All work and no play makes Jack a dull boy, which is why I find that the IT department is very often the dullest place in a company.
That’s quite a paradox when you think that the IT department very often harbours the brightest people, intellectually speaking.
But what makes us so dull? Is it a question of nature or nurture? Probably a bit of both, to be honest. I don’t think that we can do too much about the nature aspect - we are what we are and always will be (cue hundreds of complaints from personal development gurus).
But we can do something positive to address the nurture perspective, by making our working environment less oppressive and by lightening up collectively, and individually, from time to time.
IT has become far too serious for IT’s own good and our staff frequently suffer, physically and emotionally, from the relentless pressures upon us to deliver more with less.
Almost every week I meet yet another IT worker showing serious signs of fatigue; it is a widespread problem that harms not only the well-being of the individual but also the long-term prospects of the employer, by eroding the resilience of that key resource of every business: their own people. We seem to have become conditioned to working longer and longer hours, usually for less and less job satisfaction.
Small wonder, then, that IT is becoming such a dull place, too many of us have lost, or at least seriously misplaced, our sparkle.
So what can we do about it then? Well, we could start by putting a little bit of fun back into our working day.
Please note that I am not advocating a three-ring circus in the data centre, or even open hilarity in the development office. That wouldn’t do us any good, if the rest of the business already thinks that we are a sad bunch of clowns.
What I would like to see though is a giggle room or corner in every IT shop; seriously. Somewhere for stressed and, dare I say, bored IT staff to lighten the load with a smile and a laugh.
After all, most companies accommodate their nicotine addicts by providing them with smoking rooms, or allowing time outside the building to indulge their habit. So if we can have fag breaks, why not gag breaks?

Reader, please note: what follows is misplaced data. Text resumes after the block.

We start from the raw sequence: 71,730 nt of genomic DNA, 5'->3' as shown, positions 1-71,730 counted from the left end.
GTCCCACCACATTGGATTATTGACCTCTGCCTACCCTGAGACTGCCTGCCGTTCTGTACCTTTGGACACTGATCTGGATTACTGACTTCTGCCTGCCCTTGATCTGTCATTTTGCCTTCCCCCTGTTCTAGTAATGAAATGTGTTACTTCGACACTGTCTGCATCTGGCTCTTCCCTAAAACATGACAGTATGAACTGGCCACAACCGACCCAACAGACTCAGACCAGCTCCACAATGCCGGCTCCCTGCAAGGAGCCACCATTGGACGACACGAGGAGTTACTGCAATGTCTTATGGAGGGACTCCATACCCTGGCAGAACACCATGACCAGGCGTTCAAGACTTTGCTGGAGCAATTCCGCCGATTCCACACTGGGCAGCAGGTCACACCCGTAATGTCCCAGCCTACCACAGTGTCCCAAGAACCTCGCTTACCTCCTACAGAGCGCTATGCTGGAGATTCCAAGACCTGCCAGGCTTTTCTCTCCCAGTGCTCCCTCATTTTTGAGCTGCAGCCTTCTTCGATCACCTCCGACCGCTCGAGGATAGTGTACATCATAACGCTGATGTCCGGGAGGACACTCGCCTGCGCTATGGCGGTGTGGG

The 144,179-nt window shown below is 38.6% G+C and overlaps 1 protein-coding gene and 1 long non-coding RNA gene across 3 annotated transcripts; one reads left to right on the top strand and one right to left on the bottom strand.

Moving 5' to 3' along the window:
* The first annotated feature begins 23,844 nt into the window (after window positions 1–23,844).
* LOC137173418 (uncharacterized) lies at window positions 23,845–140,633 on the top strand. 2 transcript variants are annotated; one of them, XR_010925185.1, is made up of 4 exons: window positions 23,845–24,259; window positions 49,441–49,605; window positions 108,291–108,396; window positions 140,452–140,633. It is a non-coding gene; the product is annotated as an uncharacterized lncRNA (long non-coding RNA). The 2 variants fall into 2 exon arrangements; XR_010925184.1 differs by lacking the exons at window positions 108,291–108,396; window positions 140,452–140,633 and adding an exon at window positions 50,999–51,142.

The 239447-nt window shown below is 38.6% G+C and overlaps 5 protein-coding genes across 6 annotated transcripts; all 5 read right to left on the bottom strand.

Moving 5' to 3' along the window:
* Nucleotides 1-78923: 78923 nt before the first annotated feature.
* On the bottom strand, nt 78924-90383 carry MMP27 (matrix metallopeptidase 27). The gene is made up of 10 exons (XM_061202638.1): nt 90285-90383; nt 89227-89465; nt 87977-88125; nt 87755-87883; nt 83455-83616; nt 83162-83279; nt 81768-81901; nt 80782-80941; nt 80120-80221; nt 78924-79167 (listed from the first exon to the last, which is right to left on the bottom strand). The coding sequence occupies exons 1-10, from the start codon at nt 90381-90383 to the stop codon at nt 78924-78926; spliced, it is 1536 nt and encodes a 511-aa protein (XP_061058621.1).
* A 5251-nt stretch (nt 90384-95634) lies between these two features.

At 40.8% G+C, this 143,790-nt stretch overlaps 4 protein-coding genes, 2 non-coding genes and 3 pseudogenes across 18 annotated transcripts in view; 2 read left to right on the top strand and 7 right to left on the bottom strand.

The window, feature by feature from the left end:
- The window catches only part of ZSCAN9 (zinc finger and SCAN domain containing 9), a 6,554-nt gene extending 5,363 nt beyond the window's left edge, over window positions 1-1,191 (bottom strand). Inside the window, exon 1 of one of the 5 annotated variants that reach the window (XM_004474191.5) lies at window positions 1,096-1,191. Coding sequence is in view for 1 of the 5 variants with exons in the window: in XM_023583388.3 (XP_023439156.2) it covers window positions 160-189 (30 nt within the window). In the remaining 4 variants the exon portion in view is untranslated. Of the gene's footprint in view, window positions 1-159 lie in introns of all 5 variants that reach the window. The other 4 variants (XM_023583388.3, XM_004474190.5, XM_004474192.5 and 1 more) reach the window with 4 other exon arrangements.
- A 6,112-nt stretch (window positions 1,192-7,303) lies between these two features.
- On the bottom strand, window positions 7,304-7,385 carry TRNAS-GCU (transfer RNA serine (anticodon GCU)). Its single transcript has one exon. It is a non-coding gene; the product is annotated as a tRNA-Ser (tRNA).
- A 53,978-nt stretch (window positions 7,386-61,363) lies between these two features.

The giggle room could be a focal point for letting off steam and a natural gathering place for all of those Dilbert cartoon strips adorning the workplace. The walls of the giggle room could be constructed from dry-wipe whiteboard material, giving us a great graffiti opportunity.
Think of how much money we would save by not having to redecorate our toilet cubicles to remove witticisms.
OK, I am getting a little bit carried away with the idea now. But the message is serious. As final evidence, I would like to cite two examples not hitherto renowned for their sense of humour: Microsoft and the Germans.
Microsoft UK hit the headlines recently when it emerged that they had commissioned comic creation David Brent to improve staff development, so humour obviously works for them. And even our hardworking colleagues in Germany, like many others around the world, will be celebrating Carnival or Mardi Gras next week.
In the meantime, those of us in the UK office will have to be content with Pancake Day. If that ain’t dull, I don’t know what is.
Why should we have to make do with a bit of fried batter and golden syrup, why can’t we have a bit of the fun, please? Why don’t we declare Shrove Tuesday to be our National IT Fun Day instead?
What do you think?
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Colin Beveridge is an independent consultant and leading commentator on technology management issues. He can be contacted at email@example.com
This was first published in February 2004